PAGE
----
Wake up this morning, fire up the machine, opened C4D and instant revelation. Incredible how the human brain works but it surely need to be rested else it will fail big time.

Do you want to know what the problem is and how stupid I am? :expressionless:

Used a material with luminace enabled for the screen. Yes, I’m really that stupid. :confusedsad:

Thank you for your help flashato and felt_tips, I really appreciate it. :slight_smile:


#5

while I’m at this. Linear workflow is activated in C4D, I checked the “Linearize Working Space” in After Effects. I’m doing this right or I’m heading to some other problems? Also I render to 24 f/s. This is for a project on videohive.


#6
doru said

while I’m at this. Linear workflow is activated in C4D, I checked the “Linearize Working Space” in After Effects. I’m doing this right or I’m heading to some other problems? Also I render to 24 f/s. This is for a project on videohive.

no bother, I don’t have time to figure this out for the current project. :slight_smile:


#7

Don’t work in linear unless you know what you’re working in linear for.

In short, it represents the actual light intensities, before the gamma curve is applied to make it look like what we experience (yep… our eye has a gamma curve too!). This makes light on light interactions more believable… motion blur too.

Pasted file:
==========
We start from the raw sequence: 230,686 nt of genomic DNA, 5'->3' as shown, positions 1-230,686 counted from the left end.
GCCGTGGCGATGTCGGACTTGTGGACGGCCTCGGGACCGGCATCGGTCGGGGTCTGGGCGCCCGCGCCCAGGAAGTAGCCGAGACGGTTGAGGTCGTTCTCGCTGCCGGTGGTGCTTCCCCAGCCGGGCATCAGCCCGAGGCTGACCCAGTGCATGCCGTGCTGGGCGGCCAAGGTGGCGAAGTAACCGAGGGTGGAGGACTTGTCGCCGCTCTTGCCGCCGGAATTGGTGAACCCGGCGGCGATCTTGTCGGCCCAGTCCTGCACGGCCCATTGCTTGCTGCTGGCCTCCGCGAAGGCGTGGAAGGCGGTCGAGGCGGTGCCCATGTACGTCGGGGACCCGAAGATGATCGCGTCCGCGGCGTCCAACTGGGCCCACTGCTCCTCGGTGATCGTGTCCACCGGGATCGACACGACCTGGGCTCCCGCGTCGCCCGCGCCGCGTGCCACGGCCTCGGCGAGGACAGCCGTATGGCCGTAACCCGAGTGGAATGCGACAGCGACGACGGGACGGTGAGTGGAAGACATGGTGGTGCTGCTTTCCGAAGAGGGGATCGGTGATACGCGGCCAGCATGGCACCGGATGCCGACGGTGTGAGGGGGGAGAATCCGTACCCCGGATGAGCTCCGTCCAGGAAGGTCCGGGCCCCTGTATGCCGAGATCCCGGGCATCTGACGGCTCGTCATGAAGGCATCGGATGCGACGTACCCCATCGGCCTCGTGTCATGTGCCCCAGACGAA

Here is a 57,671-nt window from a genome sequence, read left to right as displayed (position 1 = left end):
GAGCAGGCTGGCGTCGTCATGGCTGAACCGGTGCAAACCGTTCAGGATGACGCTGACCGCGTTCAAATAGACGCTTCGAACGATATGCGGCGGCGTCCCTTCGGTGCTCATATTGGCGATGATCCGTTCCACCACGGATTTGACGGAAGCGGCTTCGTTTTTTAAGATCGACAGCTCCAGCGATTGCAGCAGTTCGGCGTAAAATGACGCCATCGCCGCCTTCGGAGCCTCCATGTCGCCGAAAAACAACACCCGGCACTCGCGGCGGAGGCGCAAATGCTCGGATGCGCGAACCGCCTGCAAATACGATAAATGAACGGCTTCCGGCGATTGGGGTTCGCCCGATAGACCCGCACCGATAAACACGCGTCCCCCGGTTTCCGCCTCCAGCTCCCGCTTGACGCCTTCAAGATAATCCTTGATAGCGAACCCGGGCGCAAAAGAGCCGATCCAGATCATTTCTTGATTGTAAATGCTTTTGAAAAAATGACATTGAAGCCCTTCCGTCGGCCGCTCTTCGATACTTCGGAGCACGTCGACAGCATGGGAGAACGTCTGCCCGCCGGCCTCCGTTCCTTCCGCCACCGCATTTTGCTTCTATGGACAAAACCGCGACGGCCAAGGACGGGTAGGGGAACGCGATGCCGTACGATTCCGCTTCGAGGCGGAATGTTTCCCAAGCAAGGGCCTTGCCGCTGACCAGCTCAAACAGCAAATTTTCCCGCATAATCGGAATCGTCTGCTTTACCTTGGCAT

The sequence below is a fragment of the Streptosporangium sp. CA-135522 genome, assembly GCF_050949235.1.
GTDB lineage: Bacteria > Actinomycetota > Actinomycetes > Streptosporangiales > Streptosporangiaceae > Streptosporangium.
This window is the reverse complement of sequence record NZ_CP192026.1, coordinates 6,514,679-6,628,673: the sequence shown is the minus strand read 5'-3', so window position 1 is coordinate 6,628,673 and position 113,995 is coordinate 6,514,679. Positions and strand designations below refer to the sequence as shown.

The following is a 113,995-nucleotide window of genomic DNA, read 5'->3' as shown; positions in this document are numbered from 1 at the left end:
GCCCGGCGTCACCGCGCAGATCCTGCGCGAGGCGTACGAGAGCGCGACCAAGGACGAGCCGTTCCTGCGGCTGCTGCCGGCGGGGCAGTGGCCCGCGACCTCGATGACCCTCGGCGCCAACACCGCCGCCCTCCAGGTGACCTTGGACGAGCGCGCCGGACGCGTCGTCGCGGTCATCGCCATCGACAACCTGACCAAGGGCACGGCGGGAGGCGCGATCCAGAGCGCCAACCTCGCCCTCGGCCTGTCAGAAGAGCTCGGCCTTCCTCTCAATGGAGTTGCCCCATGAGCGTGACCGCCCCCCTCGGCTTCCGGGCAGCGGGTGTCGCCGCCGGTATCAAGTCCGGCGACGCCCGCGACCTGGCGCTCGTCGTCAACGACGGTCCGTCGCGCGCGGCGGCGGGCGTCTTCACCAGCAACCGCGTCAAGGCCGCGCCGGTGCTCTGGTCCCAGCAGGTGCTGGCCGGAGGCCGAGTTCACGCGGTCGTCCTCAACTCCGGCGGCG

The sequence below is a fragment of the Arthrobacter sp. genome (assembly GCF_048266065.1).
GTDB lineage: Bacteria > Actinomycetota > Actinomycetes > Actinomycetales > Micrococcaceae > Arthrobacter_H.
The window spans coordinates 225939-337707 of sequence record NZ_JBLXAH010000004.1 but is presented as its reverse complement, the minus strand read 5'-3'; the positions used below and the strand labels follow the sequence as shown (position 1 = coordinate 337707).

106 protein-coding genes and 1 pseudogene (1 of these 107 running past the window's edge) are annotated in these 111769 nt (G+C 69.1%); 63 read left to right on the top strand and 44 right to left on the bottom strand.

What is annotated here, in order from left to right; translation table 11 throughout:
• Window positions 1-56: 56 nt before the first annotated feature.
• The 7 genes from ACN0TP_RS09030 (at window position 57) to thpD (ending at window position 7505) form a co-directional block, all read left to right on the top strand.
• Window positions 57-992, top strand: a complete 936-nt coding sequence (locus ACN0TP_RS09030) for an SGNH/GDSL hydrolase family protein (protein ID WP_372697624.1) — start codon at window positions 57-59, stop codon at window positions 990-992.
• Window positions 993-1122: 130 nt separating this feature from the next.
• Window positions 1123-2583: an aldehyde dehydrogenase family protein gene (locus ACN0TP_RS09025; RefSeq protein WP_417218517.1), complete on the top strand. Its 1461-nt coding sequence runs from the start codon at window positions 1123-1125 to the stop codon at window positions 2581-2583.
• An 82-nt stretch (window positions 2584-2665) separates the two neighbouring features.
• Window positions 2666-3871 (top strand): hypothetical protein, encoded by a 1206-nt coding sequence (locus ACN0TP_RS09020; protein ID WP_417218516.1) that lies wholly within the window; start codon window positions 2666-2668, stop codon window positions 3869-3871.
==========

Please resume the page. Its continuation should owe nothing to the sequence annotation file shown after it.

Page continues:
It can take a bit of getting used to if you’ve always worked with 8 bit gamma adjusted footage… which until computers get quite a lot faster, is most of us.


#8

Why would one work in linear? I’ve heard it is preferable to get used to that color space. What are the (dis)advantages ? I’ve read quite a few articles on it but still can’t come up with grounded opinion.


#9
felt_tips said

Don’t work in linear unless you know what you’re working in linear for.

I have no idea what is for so I should study this better to understand what are the advantages.

InlifeThrill said

Why would one work in linear? I’ve heard it is preferable to get used to that color space. What are the (dis)advantages ? I’ve read quite a few articles on it but still can’t come up with grounded opinion.

I found this video that should answer some questions.


#10